Thus, a critique of social contract theory must begin by challenging the conception of the persons in the initial bargaining position. For Rawls, as for nearly every social contract theorist, the legitimacy of government finds its roots in notions of rational choice and consent. 144 Gauthier, supra note 142, at 9 (“A person is conceived as an independent centre of activity, endeavouring to direct his capacities and resources to the fulfillment of his interests.”); Rawls, supra note 136, at 12 (“[J]ustice as fairness . . . conveys the idea that the principles of justice are agreed to in an initial situation that is fair.” (internal quotation marks omitted)). Social contract theory thus minimally assumes a bargaining paradigm wherein rational individuals come together and make reasoned decisions about the role of the state. 145 See Rawls, A Theory of Justice, supra note 136, at 10–11; Rawls, Political Liberalism, supra note 9, at 20. Individuals participating in the bargaining process have the capacity to reason, to determine and articulate their interests, and to cooperate fully in society. 146 See Rawls, A Theory of Justice, supra note 136, at 11; see also Eva Feder Kittay, Love’s Labor: Essays on Women, Equality, and Dependency 83–99 (1999) (discussing Rawls). Social contract theory also relies on notions of mutual advantage or reciprocity. 147These terms are discussed interchangeably as well as distinctly, depending on the philosopher. Individuals are assumed to have a “capacity for engagement” and cooperation in society. 148Christie Hartley, Justice for the Disabled: A Contractualist Approach, 40 J. Soc. Phil. 17, 28 (2009). But not all individuals with disability or illness will have these capacities, given biological and social constraints. 149Even a broad concept such as “capacity for engagement” excludes some disabled and ill individuals. Id. at 30.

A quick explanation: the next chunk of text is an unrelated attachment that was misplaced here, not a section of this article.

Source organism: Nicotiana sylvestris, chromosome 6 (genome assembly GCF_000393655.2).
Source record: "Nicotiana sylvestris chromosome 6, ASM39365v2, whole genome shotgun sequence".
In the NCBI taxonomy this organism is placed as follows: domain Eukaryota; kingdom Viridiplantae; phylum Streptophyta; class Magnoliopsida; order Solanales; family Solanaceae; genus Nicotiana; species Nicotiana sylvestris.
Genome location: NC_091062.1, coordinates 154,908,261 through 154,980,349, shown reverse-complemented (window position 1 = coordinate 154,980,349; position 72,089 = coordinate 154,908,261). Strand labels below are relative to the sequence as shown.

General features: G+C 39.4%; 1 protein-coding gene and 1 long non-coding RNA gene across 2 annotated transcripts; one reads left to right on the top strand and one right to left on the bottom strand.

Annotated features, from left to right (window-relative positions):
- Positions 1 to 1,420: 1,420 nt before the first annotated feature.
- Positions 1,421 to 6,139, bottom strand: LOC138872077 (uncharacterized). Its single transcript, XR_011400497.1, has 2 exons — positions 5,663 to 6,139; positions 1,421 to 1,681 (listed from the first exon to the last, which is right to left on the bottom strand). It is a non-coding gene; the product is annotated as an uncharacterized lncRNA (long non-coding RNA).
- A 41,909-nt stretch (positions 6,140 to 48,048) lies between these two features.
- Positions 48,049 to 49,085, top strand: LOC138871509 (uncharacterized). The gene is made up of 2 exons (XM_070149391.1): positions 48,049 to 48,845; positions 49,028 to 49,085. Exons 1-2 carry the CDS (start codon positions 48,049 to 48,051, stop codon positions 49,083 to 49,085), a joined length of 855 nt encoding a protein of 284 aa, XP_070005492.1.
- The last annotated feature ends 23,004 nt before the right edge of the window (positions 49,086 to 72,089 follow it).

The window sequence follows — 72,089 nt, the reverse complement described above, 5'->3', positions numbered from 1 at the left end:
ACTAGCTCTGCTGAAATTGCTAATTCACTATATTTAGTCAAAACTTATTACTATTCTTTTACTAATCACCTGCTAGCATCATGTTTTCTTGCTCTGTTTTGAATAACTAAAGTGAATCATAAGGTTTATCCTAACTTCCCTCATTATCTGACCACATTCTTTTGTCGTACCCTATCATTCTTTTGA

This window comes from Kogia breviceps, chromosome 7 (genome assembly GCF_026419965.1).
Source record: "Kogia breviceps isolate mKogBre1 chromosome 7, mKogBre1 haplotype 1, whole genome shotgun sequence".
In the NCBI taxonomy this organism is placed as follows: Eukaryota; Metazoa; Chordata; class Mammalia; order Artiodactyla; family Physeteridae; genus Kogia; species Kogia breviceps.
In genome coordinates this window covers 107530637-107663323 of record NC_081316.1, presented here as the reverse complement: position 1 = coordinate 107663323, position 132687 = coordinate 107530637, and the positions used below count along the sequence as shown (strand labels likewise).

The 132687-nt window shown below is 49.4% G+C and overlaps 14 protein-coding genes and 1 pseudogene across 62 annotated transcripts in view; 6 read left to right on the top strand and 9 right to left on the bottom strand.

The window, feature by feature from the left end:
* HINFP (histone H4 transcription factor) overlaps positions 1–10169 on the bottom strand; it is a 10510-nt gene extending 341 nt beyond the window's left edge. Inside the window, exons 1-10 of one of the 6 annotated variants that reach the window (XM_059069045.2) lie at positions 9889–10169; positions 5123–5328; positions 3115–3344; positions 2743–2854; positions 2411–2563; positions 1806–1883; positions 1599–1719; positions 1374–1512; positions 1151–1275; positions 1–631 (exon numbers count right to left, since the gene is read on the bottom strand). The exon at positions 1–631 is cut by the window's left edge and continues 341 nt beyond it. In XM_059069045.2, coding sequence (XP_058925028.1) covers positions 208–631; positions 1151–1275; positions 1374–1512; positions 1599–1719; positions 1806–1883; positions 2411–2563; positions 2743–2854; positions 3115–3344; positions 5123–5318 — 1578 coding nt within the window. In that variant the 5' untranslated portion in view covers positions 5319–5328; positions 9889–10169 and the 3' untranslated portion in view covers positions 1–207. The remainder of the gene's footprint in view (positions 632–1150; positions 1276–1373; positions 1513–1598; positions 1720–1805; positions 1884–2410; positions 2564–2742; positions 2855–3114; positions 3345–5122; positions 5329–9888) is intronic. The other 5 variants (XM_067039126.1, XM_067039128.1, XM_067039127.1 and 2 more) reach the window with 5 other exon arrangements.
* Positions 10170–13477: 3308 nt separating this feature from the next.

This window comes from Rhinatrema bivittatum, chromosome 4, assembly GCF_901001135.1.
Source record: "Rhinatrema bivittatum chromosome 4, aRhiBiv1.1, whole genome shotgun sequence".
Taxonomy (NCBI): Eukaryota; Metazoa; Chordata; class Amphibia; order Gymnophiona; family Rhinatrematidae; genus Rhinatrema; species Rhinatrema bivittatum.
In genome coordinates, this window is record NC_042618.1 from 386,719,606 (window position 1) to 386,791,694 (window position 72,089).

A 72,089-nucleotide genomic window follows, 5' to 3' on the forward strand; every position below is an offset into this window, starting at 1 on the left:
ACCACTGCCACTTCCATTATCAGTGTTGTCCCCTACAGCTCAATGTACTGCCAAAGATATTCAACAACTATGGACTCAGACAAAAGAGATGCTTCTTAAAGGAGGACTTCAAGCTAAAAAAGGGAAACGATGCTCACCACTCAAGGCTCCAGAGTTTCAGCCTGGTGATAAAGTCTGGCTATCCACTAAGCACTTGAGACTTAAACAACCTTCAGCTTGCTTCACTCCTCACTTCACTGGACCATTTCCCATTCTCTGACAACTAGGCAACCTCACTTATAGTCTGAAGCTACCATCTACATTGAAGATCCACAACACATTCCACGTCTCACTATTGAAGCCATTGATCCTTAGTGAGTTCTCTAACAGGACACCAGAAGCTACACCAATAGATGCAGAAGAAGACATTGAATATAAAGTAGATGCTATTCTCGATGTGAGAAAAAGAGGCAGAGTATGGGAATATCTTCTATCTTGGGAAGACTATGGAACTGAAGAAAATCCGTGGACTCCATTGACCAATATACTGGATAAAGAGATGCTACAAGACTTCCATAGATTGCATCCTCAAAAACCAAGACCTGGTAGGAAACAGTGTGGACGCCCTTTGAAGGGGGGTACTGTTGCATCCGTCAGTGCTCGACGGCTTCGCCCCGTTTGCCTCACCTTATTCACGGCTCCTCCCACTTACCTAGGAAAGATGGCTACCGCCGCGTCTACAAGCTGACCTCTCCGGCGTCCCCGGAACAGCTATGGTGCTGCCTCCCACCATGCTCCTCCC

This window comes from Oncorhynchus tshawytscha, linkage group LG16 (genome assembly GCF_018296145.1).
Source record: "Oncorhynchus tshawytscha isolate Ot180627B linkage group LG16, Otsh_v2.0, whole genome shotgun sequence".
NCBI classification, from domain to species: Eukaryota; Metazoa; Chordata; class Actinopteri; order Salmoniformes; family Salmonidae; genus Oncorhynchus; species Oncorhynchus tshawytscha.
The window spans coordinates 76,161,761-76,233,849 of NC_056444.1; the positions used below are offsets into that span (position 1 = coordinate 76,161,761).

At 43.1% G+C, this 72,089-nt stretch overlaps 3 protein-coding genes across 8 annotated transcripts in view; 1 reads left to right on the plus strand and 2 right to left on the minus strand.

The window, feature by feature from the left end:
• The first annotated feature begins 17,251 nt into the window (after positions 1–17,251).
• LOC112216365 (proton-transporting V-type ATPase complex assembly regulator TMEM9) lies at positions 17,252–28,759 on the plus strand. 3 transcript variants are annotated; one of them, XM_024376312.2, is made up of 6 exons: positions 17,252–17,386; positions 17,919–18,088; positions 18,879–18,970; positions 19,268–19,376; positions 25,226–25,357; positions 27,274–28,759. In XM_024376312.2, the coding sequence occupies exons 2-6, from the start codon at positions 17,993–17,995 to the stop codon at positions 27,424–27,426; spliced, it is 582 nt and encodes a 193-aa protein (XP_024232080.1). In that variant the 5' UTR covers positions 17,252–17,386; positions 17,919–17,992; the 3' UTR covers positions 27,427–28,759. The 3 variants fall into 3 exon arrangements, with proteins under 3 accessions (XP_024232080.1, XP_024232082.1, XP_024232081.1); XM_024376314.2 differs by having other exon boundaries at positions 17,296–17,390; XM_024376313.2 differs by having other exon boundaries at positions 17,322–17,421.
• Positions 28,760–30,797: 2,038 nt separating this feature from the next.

Within social contract theory, disability and illness are not viewed as part of the human experience, but rather as exceptional. To the extent that social contract theory considers impairment at all, it does so indirectly, rather than requiring that the foundational structures of society be designed to recognize disability and illness as part of the human condition. 150For example, Rawls’s theory of justice requires that any redistribution of assets benefit the least advantaged. Rawls, A Theory of Justice, supra note 136, at 132–42; see also Kittay, supra note 146, at 77 (discussing this aspect of Rawls). Friedrich Hayek discusses minimum wage support. See 2 Friedrich A. Hayek, Law, Legislation and Liberty 87 (1978). Given the dominance of social contract theory in western political thought, it is perhaps unsurprising that legal structures treat disability and illness as deviations from the norm.